Year of the Pulse

2016. In Chinese circles, it’s known as the Year of the Monkey. In astrology circles, it’s known as the Year of Fire and Passion. In United Nations circles, it’s known as the Year of the Pulse. For those of you who may be as unfamiliar as I was with the term, a pulse is an edible seed that grows in a pod (think beans, legumes, lentils).

Lentils: It's What's For Dinner

Lentils: It’s What’s For Dinner

While we’re still quite a ways from 2016, it’s never too early to get started on a good thing (especially since pulses grow spectacularly in summer gardens). After all, the Year of the Pulses can’t come quickly enough—pulses are the new wonder food. As the UN states, “pulses are a vital source of plant-based proteins and amino acids for people around the globe and should be eaten as part of a healthy diet to address obesity, as well as to prevent and help manage chronic diseases such as diabetes, coronary conditions and cancer.”

Nutritionally, these mighty pulses are overflowing with nutrients, antioxidants, anti-inflammatory properties, and healthy phytochemicals. A half-cup serving of lentils has more antioxidants than a serving of blueberries; lentils have more nutrients than beef, providing far more vitamins, minerals, protein, and fiber, and far less fat and fewer calories than beef. That’s hard to fathom. According to the CDC, high pulse consumption is linked to decreases in obesity, heart disease, cancer, diabetes, hypertension, osteoporosis, and anemia. A study of 10,000 US adults showed that those adults who ate pulses four or more times a week had a 22% lower risk of coronary heart disease than those who ate pulses less than once a week. As I said, pulses are the new wonder food.

Environmentally, it’s hard to grow a more sustainable food crop than pulses. In contrast to raising and butchering farm animals, pulse crops consume far less water and land, require no antibiotics, and don’t release carbon emissions. Pulse crops can be grown in areas with very limited rainfall and don’t require any additional irrigation—those farmers in California should be salivating over pulse crops right about now. Even in contrast to other vegetable crops, pulse crops require just half the amount of non-renewable energy.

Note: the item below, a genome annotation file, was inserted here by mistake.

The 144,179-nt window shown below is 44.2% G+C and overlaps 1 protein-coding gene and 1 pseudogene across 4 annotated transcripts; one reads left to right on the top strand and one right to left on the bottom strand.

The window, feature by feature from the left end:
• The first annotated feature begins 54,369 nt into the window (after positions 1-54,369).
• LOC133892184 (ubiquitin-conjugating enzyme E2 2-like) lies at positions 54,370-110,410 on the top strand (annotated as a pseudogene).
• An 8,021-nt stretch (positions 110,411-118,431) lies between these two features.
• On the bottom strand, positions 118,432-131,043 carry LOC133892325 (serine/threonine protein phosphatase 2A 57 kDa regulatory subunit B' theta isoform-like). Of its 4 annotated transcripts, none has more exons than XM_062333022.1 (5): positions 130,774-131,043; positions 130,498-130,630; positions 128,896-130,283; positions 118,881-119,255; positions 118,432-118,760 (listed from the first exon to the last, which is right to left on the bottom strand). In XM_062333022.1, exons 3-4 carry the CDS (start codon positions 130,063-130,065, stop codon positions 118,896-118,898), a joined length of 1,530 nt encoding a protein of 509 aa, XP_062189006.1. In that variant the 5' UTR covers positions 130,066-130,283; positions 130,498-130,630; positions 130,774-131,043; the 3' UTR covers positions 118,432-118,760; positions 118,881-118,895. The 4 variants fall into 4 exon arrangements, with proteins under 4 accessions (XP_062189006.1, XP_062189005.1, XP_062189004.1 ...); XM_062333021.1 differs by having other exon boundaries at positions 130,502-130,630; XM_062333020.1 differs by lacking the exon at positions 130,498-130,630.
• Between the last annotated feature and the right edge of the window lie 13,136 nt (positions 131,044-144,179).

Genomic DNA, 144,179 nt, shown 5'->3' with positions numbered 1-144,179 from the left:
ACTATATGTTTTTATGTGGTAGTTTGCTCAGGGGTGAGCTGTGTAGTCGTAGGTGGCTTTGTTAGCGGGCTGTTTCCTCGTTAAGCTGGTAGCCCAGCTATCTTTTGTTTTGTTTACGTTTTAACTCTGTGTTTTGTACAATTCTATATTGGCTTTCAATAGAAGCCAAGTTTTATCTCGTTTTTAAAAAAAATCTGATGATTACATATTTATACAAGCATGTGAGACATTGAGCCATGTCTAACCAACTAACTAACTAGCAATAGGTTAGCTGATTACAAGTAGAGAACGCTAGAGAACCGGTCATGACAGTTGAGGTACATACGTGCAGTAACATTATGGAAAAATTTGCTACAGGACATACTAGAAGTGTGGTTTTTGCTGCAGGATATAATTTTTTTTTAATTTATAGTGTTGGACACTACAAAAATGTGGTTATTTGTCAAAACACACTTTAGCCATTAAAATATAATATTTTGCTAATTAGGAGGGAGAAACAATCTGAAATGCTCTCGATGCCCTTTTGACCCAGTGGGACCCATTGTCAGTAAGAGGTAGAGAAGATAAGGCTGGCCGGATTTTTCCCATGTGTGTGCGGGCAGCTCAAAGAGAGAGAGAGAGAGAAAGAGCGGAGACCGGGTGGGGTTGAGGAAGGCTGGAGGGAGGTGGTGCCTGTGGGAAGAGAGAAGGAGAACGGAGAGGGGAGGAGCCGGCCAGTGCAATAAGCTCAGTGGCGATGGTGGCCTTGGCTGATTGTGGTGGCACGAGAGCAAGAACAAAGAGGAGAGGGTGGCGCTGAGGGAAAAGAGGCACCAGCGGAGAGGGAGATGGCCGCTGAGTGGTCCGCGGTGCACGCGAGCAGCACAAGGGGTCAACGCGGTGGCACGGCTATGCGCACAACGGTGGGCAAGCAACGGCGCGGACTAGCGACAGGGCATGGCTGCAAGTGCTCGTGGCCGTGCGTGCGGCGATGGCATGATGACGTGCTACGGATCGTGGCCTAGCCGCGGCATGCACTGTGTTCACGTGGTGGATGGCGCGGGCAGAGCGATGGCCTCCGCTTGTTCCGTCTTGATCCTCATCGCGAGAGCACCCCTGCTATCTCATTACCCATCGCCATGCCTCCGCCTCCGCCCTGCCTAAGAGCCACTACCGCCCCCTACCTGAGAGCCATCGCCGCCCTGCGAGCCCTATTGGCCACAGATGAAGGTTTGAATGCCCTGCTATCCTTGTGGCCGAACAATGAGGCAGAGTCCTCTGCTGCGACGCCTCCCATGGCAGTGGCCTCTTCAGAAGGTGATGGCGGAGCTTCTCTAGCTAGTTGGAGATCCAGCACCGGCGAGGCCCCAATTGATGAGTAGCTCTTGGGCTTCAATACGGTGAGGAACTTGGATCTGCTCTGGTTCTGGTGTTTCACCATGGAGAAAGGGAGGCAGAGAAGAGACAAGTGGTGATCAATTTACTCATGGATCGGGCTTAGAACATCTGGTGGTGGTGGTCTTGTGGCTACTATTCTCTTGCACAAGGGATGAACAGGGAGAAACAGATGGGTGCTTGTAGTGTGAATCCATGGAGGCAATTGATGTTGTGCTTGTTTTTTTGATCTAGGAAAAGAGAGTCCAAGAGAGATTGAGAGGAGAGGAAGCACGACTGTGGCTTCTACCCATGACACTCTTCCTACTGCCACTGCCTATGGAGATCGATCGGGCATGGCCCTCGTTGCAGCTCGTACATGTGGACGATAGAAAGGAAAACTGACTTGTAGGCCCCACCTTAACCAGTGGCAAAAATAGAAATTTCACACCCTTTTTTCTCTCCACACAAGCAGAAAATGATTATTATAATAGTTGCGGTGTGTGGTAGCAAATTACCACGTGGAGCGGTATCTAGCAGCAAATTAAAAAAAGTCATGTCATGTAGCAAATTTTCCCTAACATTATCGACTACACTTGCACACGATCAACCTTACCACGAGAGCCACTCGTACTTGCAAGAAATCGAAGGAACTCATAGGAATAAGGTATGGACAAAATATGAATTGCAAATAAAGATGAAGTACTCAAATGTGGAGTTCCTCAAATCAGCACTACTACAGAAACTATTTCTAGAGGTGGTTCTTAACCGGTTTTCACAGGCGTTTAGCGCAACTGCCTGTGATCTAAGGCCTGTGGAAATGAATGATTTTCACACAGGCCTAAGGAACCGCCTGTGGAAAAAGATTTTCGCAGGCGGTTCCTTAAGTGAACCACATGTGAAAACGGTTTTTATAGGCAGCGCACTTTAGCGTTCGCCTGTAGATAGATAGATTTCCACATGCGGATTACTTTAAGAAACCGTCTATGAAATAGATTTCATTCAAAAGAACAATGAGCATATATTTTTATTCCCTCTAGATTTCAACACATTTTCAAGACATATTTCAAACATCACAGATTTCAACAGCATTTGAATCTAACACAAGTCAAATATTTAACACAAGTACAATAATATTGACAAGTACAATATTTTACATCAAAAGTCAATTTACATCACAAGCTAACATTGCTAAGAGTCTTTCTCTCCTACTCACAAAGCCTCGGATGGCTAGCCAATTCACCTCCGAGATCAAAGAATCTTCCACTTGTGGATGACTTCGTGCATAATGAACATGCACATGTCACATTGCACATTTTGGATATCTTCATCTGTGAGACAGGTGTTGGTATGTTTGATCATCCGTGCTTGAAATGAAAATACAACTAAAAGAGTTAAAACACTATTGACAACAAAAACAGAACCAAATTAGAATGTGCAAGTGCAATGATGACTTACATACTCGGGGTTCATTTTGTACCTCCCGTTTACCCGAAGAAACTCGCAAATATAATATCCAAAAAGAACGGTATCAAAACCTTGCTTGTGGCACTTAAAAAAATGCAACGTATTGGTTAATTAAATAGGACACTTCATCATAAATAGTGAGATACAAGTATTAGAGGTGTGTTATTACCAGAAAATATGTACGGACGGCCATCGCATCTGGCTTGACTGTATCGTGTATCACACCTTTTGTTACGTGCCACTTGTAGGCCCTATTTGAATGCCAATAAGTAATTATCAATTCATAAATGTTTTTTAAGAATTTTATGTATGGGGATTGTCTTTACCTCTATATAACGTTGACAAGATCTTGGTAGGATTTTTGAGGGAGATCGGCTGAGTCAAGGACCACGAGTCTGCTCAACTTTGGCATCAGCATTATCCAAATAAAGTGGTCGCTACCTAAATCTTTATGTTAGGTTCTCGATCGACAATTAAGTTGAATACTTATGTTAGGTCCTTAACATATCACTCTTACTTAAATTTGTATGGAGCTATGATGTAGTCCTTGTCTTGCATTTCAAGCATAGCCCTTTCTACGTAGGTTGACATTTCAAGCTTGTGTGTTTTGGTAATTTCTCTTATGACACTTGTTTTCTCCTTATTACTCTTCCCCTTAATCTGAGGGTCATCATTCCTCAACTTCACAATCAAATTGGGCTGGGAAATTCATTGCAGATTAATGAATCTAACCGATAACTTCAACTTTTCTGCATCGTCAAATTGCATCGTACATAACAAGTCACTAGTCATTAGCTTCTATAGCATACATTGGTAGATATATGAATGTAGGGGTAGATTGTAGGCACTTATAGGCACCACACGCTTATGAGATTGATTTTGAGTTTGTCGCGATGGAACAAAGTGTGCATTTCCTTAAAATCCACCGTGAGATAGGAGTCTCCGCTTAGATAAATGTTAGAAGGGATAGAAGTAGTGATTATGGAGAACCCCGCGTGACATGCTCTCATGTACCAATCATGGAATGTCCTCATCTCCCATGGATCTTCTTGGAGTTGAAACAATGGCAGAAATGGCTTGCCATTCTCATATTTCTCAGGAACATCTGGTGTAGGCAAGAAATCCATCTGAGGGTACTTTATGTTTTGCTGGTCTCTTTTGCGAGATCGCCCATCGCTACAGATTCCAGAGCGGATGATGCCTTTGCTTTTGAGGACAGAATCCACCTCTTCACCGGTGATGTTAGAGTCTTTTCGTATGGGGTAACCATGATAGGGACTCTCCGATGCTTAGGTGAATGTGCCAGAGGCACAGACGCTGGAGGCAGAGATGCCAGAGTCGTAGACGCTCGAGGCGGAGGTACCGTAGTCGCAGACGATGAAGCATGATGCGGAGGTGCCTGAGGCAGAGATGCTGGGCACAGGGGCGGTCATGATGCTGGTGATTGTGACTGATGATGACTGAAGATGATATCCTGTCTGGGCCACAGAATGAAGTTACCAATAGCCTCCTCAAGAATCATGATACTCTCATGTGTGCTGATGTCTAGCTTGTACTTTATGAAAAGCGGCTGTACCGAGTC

And, of course, it gets even better: growing pulse crops actually nourishes soil microbes and supports soil health. Pulse crops produce a lot of nitrogen, so the farmers who grow nutrient-hungry plants (tomatoes, peppers, corn, etc.) on the land which grew pulses the previous season require no fertilizer. In summary, the awesome nutritional power in each small serving of pulses means that limited amounts of land can produce high levels of dietary fiber, protein, and starch for each acre of planted pulses in the most environmentally sustainable way.  It’s no wonder the UN wants to emphasize pulses, given our planet’s ongoing population and environmental crises. To address these problems, meat and chicken consumption has to decrease. Pulses are the new meat.

If you’re ready to kick-start your healthy eating plans, join in on Meatless Monday, or become an at-home vegetarian, pulses should become your new best friend. To facilitate you in your quest, we’ve provided one week of pulse-heavy, meatless, dinners below. We’ve tested and heartily approved each recipe. They’re all delicious.

Monday: Black-bean enchiladas
Tuesday: Egyptian red lentil soup or creamy red lentil soup
Wednesday: Tuna melts with one cup of navy or white beans mixed into the tuna
Thursday: Lentil and cauliflower tacos
Friday: Hummus, crackers, roasted red-peppers, olives, and cheese
Saturday: Salmon, edamame (Costco sells fabulous microwavable edamame), and broccoli
Sunday: Veggie Pizza (everybody needs a break from pulses every now and then)

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3 Responses to Year of the Pulse

  1. May I reblog your article?

  2. Pingback: Snowzilla 2016 Musings: Is Michael Pollan’s Advice That Useful? | Moderately Charmed Beginnings

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